As an expat you might choose to opt for an international school. There are many to choose from, but the two most popular amongst expat families in the city are the Antwerp International School (AIS) and the DYP International School, which is directly linked to the British education system.
An Artistic Higher Education
There are lots of choices for students of university age in Antwerp. This is especially the case for students who are artistically inclined: they may find their calling at the National Higher Institute and Royal Academy for Fine Arts (founded in 1663) or the Royal Flemish Conservatory of Music (founded in 1898).
The following higher education institutions, with more than 40 campuses throughout the city, are just some of those available to students in Antwerp:
Healthcare and Emergencies in Antwerp
Choosing Healthcare: Private Isn’t Always Better
The city readily provides comprehensive healthcare to all of its residents. Given that Belgium is often seen as having one of the best healthcare systems in the world, this should not come as a surprise. Healthcare is predominantly a state system which is complemented with private alternatives.
You need to pay fees for both healthcare systems. It is worth noting, though, that using private healthcare does not necessarily give you an advantage. This is because the state healthcare funds (mutualiteit) allow you to choose any doctor, clinic, or hospital suited to your needs, just as is the case if you opt for private care.
The ABCs of Health Insurance
If you are working for a Belgian company, your health insurance contributions will be automatically deducted from your salary due to integration with the Belgian social security system. Your employer will also contribute to these payments, from whom you need to obtain a written certification of employment, which you use to sign up with a health insurance fund.
Your fund will only reimburse 50% to 75% of your bill, which is why many people also sign up for additional private insurance. When your doctor prescribes medication, make sure that the medication is on the list approved by the government and, therefore, refundable.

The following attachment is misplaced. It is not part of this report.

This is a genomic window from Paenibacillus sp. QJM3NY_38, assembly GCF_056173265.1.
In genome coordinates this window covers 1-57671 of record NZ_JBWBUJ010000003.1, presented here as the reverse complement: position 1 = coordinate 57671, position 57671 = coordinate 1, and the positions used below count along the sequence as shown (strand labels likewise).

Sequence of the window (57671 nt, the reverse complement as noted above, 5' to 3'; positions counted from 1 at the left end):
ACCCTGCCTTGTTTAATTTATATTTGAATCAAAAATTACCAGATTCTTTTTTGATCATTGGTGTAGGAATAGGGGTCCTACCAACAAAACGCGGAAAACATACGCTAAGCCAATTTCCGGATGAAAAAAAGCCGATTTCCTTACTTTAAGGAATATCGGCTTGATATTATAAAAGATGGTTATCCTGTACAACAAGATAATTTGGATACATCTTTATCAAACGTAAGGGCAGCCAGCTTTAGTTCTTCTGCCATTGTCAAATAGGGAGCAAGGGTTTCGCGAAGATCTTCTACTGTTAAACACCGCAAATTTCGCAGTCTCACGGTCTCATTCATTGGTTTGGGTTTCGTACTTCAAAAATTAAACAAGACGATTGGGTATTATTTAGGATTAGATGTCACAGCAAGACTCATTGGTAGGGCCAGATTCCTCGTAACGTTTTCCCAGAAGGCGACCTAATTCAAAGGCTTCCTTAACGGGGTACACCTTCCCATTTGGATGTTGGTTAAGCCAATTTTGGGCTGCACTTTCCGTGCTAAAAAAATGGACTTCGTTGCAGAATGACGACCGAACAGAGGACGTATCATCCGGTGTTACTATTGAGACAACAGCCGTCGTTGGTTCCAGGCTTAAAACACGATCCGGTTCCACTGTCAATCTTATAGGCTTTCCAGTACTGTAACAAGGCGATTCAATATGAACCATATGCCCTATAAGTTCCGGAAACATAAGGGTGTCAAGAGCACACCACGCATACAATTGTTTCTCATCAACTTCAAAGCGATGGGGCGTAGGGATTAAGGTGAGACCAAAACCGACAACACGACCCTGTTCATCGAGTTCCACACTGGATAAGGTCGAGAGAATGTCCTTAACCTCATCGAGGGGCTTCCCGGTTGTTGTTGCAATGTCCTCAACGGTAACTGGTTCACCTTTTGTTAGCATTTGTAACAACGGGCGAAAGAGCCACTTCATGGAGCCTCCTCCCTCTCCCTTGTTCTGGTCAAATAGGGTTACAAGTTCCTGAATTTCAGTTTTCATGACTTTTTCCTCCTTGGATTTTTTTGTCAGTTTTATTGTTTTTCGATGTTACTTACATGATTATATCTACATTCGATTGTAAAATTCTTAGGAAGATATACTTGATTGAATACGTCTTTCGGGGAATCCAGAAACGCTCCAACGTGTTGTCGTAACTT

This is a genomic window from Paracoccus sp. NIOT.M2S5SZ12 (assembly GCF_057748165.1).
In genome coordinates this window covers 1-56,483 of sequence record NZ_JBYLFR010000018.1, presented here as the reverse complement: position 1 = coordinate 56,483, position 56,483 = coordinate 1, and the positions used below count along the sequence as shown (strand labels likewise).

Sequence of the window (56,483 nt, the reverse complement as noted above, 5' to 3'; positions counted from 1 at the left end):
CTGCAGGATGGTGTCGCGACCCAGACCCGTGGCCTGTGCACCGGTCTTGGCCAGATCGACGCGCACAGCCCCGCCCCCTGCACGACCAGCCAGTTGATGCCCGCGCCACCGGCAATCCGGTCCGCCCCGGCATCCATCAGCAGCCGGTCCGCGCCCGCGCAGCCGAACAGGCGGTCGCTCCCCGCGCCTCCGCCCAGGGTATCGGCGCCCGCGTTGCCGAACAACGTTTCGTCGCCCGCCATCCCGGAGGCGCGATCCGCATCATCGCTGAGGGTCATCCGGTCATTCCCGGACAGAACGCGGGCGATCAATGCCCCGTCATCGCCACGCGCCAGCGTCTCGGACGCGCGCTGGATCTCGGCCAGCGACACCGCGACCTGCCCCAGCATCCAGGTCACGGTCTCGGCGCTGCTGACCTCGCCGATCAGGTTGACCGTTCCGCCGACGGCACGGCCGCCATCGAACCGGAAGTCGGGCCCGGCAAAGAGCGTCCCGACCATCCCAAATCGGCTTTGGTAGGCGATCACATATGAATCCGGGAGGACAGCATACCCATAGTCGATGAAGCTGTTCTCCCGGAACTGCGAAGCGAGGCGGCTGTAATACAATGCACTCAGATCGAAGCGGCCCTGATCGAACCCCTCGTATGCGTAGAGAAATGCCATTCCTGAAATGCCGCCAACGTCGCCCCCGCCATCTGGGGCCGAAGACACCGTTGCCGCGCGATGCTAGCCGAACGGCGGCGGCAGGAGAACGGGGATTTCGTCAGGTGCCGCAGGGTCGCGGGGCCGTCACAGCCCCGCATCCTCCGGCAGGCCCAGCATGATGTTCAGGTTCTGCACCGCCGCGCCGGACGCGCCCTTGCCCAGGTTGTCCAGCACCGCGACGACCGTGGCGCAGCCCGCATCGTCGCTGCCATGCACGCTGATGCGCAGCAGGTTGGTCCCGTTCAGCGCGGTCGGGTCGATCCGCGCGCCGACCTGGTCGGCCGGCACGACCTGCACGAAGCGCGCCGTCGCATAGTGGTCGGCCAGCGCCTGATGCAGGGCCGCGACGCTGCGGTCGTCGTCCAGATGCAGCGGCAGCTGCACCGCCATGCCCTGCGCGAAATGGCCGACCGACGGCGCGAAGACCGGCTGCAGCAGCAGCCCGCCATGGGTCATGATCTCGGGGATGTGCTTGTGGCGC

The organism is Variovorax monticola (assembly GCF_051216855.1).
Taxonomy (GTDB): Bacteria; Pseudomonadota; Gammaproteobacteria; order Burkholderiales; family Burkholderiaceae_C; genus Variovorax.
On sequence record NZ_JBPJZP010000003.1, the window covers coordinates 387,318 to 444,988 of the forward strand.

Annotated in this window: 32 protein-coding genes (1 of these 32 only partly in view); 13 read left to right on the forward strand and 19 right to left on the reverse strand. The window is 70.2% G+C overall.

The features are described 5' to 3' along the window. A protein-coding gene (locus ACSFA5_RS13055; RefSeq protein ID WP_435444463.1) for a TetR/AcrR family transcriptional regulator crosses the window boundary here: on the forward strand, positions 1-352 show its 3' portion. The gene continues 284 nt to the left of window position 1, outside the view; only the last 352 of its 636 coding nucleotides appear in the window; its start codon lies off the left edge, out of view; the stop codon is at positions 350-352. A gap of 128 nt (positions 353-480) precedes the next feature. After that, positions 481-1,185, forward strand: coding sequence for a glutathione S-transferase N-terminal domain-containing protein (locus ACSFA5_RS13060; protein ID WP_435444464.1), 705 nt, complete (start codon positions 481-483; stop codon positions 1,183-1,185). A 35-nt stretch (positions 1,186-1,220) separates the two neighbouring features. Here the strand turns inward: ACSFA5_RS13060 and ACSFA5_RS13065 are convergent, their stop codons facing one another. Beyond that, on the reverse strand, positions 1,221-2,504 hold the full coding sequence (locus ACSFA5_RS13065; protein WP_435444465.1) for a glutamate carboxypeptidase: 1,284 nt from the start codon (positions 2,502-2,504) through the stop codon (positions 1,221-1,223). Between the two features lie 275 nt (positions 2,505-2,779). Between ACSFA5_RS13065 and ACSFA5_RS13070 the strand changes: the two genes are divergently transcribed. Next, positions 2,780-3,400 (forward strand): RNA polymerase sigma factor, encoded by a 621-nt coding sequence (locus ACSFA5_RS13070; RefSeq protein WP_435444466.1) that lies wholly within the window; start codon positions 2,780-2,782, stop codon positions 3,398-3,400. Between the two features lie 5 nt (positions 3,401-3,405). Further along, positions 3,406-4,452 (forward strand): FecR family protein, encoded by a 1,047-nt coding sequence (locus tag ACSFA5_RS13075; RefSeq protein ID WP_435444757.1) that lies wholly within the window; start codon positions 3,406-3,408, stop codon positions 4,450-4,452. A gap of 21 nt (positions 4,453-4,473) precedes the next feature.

General practitioners require you to pay for their services yourself, after which you can obtain a refund from your health insurance. For this purpose, you receive a set of stickers from your insurance fund: in order to be reimbursed for a GP visit, you must attach a sticker from your healthcare fund to the doctor’s bill and submit it. Your Social Security Identity card, which you will receive from your health insurance fund, should be taken along on every visit to the doctor, a pharmacy, or a hospital. For visits to pharmacies and hospitals, the reimbursement rate is applied directly, so you don’t have to pay the full amount.
What to Do in Case of Emergency in Antwerp
If you need to contact an on-call doctor in Antwerp, call: +32 (0) 900 10 512. If you can wait until business hours, you can visit a GP. This list from the American Embassy provides the details of English-speaking doctors in Antwerp.
If it is an emergency, you might need one of the following numbers: for any emergency, the European number is 112; for an ambulance or the fire brigade, call 100. For police, use 101.
You should also be aware of the different hospital groups that exist in Antwerp. The biggest is the Antwerp Hospital Network (Dutch), though there are others: